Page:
Robbins, Jessica, U. of Michigan, Ann Arbor, MI - To aid engaged activities on 'Beyond 'Active' Aging and Abandonment: Relations of Suffering, Care, and Hope in Postsocialist Poland,' 2013, Wroclaw, Poland
JESSICA ROBBINS, University of Michigan, Ann Arbor, Michigan, received an Engaged Anthropology Grant in August 2012 to aid ' Beyond 'Active' Aging and Abandonment: Relations of Suffering, Care, and Hope in Postsocialist Poland.' In May 2013, the University of Lower Silesia in Wroclaw, Poland, hosted two workshops based on the grantee's doctoral research on aging in Poland. The research found that experiences and ideals of aging in Poland are characterized by discursive and institutional contrasts between modern, progressive, and 'active' older adults, and supposedly 'backwards,' suffering, and abandoned elders in institutional care. Based on ethnographic findings that processes of relatedness provide other possibilities for moral personhood in old age, the workshops tried to avoid common practical and scholarly binary distinctions of in/dependence, East/West, and socialism/capitalism, and instead attempted to forge connections among practitioners and scholars. The first day's workshop brought together over seventy professionals and scholars working in fields related to aging, as well as older Poles themselves, for lively panel and open-forum discussions. The second day's workshop was an intimate conversation among anthropologists about the utility of the categories of socialism and postsocialism in contemporary research in central/eastern Europe based on scholars' ethnographic, anthropological, and historical research. During both days of the workshops, the topics of memory, personhood, and kinship recurred as vital areas to understanding contemporary Polish life.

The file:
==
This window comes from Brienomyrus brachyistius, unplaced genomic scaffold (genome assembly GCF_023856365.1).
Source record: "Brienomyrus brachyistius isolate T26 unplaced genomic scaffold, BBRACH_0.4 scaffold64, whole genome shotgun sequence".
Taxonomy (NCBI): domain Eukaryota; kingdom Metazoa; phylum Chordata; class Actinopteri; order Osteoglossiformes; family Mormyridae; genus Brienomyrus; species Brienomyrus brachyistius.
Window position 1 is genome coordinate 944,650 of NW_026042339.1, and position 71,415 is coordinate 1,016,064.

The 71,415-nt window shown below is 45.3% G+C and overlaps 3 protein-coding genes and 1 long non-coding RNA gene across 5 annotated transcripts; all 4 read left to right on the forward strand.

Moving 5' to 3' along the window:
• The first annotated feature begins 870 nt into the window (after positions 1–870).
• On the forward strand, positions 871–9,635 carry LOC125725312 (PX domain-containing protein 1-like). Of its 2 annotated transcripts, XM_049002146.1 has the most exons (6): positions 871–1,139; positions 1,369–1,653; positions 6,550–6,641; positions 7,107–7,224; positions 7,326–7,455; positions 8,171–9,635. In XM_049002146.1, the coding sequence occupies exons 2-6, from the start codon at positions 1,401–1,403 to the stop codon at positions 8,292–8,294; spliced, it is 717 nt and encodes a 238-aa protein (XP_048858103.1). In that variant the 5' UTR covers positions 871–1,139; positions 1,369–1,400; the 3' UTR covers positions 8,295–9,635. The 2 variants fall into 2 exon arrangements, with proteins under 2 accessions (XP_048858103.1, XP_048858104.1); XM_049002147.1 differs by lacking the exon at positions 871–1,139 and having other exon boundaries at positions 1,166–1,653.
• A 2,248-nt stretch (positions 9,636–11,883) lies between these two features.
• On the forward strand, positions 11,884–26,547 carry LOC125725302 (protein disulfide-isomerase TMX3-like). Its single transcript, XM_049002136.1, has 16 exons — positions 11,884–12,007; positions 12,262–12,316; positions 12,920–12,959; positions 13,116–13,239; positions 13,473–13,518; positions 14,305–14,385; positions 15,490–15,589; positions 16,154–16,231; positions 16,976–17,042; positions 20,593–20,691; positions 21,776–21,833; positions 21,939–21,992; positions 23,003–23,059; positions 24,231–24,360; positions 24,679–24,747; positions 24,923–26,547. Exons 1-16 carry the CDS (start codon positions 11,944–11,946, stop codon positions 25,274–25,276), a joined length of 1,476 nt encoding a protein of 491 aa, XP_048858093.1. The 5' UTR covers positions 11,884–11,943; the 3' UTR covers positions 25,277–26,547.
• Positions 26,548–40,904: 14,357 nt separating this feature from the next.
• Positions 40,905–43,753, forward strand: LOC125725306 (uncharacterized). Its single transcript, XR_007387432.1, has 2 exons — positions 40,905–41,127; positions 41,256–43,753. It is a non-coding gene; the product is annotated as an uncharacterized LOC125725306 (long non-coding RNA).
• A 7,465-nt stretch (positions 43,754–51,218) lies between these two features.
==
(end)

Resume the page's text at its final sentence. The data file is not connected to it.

Harmansah, Rabia, U. of Pittsburgh, Pittsburgh, PA - To aid research on 'Social Forgetting in Post-Conflict Landscapes in Cyprus,' supervised by Dr. Robert M. Hayden
RABIA HARMANSAH, then a student at University of Pittsburgh, Pittsburgh, Pennsylvania, received a grant in April 2011 to aid research on 'Social Forgetting in Post-Conflict Landscapes in Cyprus,' supervised by Dr. Robert Hayden. The research investigated the practice of social forgetting by relating it to the selective construction of history and to the human interactions with the commemorative and religious landscape. Social forgetting was taken as practices of disremembering, misremembering, omitting, distorting, or silencing past events/experiences and their traces, in order to shape the collective memory. The research, conducted in Republic of Cyprus and Turkish Republic of Northern Cyprus in 2011-12, entailed multi-sited ethnographic fieldwork, semi-structured and unstructured interviews with Greek/Turkish Cypriots and immigrant Turks, participant observation, archival research, and examination of patterns of transformations in built landscape. The research demonstrated that the local perceptions of the past have been shaped not simply by the official discourses, but by various complex cultural processes, personal experiences and active engagement of ordinary people with landscape in the process of memory and history. The research addressed theoretical and analytical issues of understanding social forgetting not only as a negation, neglect, failure of remembering, or unintended social amnesia, but as a positive process through which a certain kind of knowledge of the past is produced deliberately and actively by obscuring material evidence of what others wish to have remembered.